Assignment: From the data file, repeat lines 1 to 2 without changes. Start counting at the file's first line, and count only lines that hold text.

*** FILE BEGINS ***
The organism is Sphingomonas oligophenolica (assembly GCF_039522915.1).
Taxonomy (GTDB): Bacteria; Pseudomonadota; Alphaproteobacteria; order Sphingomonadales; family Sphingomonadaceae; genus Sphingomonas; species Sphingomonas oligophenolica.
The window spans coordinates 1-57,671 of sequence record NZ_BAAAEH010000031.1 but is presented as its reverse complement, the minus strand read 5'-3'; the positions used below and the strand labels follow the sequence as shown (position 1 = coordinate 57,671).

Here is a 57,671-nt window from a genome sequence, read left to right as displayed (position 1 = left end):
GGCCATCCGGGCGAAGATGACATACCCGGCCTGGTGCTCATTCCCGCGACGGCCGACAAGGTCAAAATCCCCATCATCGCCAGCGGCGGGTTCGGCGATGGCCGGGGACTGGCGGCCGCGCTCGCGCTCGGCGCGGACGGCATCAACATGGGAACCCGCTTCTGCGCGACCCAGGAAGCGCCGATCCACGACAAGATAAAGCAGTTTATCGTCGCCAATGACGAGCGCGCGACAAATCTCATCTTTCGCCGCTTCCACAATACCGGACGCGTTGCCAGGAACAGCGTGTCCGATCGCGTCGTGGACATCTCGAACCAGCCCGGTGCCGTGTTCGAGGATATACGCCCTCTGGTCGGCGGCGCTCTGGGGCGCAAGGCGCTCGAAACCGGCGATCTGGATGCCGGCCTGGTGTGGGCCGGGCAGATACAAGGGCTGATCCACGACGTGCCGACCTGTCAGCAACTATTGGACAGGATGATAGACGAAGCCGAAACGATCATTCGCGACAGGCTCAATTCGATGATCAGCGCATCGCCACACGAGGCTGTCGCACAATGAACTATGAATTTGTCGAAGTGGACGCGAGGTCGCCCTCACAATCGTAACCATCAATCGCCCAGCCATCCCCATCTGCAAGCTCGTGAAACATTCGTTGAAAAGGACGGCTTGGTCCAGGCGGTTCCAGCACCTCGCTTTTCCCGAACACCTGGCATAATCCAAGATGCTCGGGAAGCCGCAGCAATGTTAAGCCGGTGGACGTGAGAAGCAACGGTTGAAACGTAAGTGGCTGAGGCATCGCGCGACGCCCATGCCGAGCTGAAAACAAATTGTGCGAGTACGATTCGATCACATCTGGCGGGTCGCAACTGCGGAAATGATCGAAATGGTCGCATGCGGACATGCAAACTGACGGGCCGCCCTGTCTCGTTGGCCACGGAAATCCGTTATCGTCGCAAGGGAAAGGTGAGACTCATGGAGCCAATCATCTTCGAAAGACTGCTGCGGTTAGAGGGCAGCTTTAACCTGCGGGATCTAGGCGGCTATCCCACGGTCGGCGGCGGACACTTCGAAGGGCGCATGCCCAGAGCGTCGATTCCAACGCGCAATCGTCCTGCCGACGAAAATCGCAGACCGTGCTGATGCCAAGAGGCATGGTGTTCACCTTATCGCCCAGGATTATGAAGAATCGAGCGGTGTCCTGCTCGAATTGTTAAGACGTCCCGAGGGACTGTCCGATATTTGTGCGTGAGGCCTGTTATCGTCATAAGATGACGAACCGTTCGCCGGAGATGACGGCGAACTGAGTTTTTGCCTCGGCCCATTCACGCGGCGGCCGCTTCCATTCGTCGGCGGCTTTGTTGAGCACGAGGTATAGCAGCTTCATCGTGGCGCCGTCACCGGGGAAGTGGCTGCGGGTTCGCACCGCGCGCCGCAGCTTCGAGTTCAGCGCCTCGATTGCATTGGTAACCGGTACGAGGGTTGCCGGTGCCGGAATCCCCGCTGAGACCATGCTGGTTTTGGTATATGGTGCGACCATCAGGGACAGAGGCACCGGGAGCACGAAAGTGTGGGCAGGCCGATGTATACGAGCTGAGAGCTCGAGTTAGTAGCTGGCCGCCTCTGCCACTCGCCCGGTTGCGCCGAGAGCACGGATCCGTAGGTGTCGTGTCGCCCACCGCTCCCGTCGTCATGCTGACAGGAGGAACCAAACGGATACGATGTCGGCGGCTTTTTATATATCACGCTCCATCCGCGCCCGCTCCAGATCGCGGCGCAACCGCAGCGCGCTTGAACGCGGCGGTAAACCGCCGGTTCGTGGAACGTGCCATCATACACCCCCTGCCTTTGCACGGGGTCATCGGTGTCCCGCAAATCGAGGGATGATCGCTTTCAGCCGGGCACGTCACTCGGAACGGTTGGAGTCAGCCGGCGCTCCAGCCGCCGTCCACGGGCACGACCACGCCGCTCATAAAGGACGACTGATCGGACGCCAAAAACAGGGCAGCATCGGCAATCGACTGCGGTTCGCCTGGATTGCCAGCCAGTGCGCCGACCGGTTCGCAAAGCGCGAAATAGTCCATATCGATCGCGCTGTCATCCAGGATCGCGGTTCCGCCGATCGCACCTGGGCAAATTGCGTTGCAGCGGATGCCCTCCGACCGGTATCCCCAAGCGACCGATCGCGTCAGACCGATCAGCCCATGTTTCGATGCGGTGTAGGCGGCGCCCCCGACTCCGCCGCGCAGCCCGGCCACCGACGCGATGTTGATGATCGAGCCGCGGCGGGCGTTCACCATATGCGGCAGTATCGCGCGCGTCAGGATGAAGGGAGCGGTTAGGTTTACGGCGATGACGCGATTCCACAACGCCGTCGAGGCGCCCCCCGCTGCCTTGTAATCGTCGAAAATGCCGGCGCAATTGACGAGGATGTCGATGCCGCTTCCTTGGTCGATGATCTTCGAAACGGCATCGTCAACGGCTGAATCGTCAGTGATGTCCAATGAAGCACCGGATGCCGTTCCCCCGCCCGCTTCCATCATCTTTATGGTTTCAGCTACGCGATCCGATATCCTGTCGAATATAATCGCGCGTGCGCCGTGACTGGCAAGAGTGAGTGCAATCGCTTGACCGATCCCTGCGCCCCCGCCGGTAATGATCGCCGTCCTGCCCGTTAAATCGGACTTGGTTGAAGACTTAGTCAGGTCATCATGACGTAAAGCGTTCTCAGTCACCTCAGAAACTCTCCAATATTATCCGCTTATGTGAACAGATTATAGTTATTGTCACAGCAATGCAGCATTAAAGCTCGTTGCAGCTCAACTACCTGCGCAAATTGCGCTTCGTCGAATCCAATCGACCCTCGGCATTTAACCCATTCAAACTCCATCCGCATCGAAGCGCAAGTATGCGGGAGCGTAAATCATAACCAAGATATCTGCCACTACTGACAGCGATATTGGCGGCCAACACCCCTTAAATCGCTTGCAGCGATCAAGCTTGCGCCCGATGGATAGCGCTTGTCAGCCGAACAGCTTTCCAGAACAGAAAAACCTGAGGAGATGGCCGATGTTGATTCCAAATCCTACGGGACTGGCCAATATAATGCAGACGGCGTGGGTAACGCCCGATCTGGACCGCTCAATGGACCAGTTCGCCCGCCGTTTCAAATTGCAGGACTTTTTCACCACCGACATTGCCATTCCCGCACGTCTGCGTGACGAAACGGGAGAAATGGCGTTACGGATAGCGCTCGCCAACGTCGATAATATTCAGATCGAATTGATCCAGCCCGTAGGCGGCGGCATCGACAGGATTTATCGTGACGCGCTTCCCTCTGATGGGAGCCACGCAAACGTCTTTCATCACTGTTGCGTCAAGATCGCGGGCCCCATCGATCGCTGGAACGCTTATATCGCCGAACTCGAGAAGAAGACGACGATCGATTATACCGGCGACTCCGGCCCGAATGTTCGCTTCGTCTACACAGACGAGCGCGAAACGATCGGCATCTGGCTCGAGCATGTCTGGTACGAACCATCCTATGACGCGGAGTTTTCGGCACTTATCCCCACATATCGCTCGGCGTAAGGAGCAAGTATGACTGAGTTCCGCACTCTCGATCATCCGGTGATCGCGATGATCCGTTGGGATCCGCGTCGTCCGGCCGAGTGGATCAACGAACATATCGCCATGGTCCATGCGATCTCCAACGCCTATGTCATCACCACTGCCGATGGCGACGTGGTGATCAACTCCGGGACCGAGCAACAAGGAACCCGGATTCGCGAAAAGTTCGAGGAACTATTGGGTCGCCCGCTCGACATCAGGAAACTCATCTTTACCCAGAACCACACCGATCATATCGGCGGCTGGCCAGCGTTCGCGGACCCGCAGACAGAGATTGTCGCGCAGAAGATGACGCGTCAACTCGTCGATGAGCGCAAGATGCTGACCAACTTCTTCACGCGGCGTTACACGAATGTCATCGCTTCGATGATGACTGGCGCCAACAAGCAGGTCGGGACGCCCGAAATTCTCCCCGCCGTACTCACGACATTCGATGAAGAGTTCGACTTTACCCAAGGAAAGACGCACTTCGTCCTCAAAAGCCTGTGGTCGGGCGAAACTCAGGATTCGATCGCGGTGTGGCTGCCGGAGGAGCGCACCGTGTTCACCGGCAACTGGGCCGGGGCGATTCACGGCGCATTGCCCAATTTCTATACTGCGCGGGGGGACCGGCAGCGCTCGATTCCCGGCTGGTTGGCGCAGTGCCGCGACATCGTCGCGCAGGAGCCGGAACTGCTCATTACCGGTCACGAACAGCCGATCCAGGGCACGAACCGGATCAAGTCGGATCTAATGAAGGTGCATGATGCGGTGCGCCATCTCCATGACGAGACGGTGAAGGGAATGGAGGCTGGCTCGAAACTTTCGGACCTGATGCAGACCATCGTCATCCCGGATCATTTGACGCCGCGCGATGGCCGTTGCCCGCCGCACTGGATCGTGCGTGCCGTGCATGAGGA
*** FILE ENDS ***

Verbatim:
The organism is Sphingomonas oligophenolica (assembly GCF_039522915.1).
Taxonomy (GTDB): Bacteria; Pseudomonadota; Alphaproteobacteria; order Sphingomonadales; family Sphingomonadaceae; genus Sphingomonas; species Sphingomonas oligophenolica.